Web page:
Updated at 5:25 p.m.

Throughout this hypothermia season, the District has managed to keep D.C. General’s emergency family shelter from becoming overcrowded. The good news is there aren’t families sleeping in hallways next to trash cans or enduring sleepless nights in the cafeteria (see here, here, and here). D.C. General has been held at a capacity of 150 families or so—down from last year’s high of 200 families.

And yet the number of homeless families hasn’t gone down. It turns out city administrators have come up with an expensive solution to D.C. General’s limited space: The city has spent tens of thousands of dollars putting homeless families up at the refurbished Comfort Inn on New York Avenue.

Ashley Edwards, a sales coordinator at the Comfort Inn, estimates that at least 70 homeless families have stayed at the hotel since January. According to a mother who currently resides at the hotel and has seen her bill, the city is spending $89 per day on each family. She and her children have been staying at the hotel for more than a month. (Another mother says she was told her bill comes to $119 per day).

The number of families residing at the hotel could be a lot higher than 70. In an earlier interview, Edwards had estimated that closer to 140 homeless families had stayed there.

D.C.’s Department of Human Services, despite repeated requests, couldn’t say just how many families had stayed at the Comfort Inn. “I don’t know,” explains Fred Swan, head of the Family Services Administration with the city’s Department of Human Services. “The need could be 20 one day, 25 the next. It changes every day just about.”

Swan later says the number of homeless families residing at the Comfort Inn just wasn’t public information. “We don’t give that information out,” he says. A few days later, he says he thinks the 120 figure “seems kind of high to me.” But since he wouldn’t give an actual number of his own, it’s hard to know what to make of that.

The Comfort Inn provides for the families like any other hotel guests. In the morning, they receive a free continental breakfast of sugar cereals and bland muffins. Families can also use the hotel chain’s fitness room and free WiFi. In their rooms, they could watch free cable on flat-screen televisions.

But homeless mothers tell City Desk life at the Comfort Inn lacked the one thing they desperately needed: A good case worker to help them find housing.

Advocates had argued for two years that the city’s shelter capacity wasn’t enough to meet demand. This past fall, Ward 4 Councilmember Muriel Bowser quashed the city’s plan to convert a building on Spring Road into a shelter. The costs would have been minimal; city officials stated the building just needed showers installed. Instead of adding capacity, the D.C. Council spent months debating a stronger residency requirement for those seeking shelter. Of course, the consequences were brutal.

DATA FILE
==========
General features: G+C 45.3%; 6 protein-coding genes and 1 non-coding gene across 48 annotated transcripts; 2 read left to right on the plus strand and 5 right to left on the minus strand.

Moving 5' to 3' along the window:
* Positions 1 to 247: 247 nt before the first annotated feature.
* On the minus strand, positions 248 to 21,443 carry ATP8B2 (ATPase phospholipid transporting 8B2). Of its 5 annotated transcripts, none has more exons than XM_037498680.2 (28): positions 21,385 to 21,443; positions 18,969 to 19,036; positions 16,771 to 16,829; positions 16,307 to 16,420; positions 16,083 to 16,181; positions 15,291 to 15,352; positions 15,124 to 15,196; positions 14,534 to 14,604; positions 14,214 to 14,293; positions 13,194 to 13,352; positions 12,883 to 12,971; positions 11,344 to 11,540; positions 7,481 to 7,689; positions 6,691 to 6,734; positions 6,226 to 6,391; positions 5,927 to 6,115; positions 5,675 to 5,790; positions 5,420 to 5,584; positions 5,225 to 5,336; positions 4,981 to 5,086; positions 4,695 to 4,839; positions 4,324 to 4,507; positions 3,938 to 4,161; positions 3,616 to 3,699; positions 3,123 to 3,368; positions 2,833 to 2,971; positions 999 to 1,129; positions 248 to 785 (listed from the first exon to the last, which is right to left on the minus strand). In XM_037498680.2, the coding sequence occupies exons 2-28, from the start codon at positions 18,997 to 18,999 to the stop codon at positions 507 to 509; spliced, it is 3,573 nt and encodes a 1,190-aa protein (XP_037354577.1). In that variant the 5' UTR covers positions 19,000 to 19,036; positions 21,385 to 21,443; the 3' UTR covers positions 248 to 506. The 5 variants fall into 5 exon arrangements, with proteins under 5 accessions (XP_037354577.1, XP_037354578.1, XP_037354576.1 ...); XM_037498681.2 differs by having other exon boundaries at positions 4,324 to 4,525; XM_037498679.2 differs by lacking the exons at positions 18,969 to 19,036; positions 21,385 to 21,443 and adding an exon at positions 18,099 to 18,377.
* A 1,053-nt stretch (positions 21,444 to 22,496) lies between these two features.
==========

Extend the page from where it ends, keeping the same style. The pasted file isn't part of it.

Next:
At the Comfort Inn, mothers say District officials spent the majority of time telling them they weren’t like other hotel guests. In a mid-February meeting at the hotel, all the families were told they could not have guests, they could only eat meals in their rooms, and they could not visit other guests.

“We can’t even go in the lobby basically,” says current Comfort Inn resident Tasha Coleman, 20, who came to the hotel with a nine-month-old boy. She says she had previously slept outside a church. “When we go to breakfast, we have to show our keys. They tell us we can’t go in the lobby to get a cup of coffee.”

“If you do want visitors, you had to meet them off the property,” recalls Teneisha Davall, 25, a mother of three and who stayed at the Inn for a month. “It just felt like they had no respect for us. We had nowhere to go. We were not a priority to [the Comfort Inn staff]. They just brushed us off.”

That meeting was essentially the most attention these mother received at the Inn.The mothers say they wanted help finding apartments. Both complain they haven’t gotten the help. “It’s frustrating,” one says. “You don’t know who to talk to.”

Coleman says she’s been told by her case worker that “there’s nothing they can do. You just have to wait to be placed in D.C. General. And then once at D.C. General, you go from there. Coleman has been living at the Comfort Inn since January 8.

A few weeks after the meeting, the mothers finally got some attention from the city. They were called and told they were being moved temporarily across New York Avenue to the Budget Motor Inn. The Comfort Inn needed to make way for some conventioneers. One mother says she was given 20 minutes notice to pack up everything she owns. Another got an hour.

Both say they woke up at the Budget Motor Inn to police making drug busts. They were shuttled back to the Comfort Inn that day. In the rush to get everyone back across the street, the hotel was still a mess. Davall says she saw bloody tissues in the hallway, alcohol in the stairwell, and black panties and black boxers stuffed between the wall and vending machine.

Davall says soon after, she and her three kids noticed the room’s phone was broken. The Inn never fixed it. Later, her 1-year-old daughter dropped her sippy cup. Davall says when she reached down to pick it up, she noticed a new addition to the room: a used condom under the bed.

“It was disgusting. I don’t even know if the sheets were ever changed to be perfectly honest,” Davall says.

*photo of New York Ave. Comfort Inn courtesy of Comfort Inn.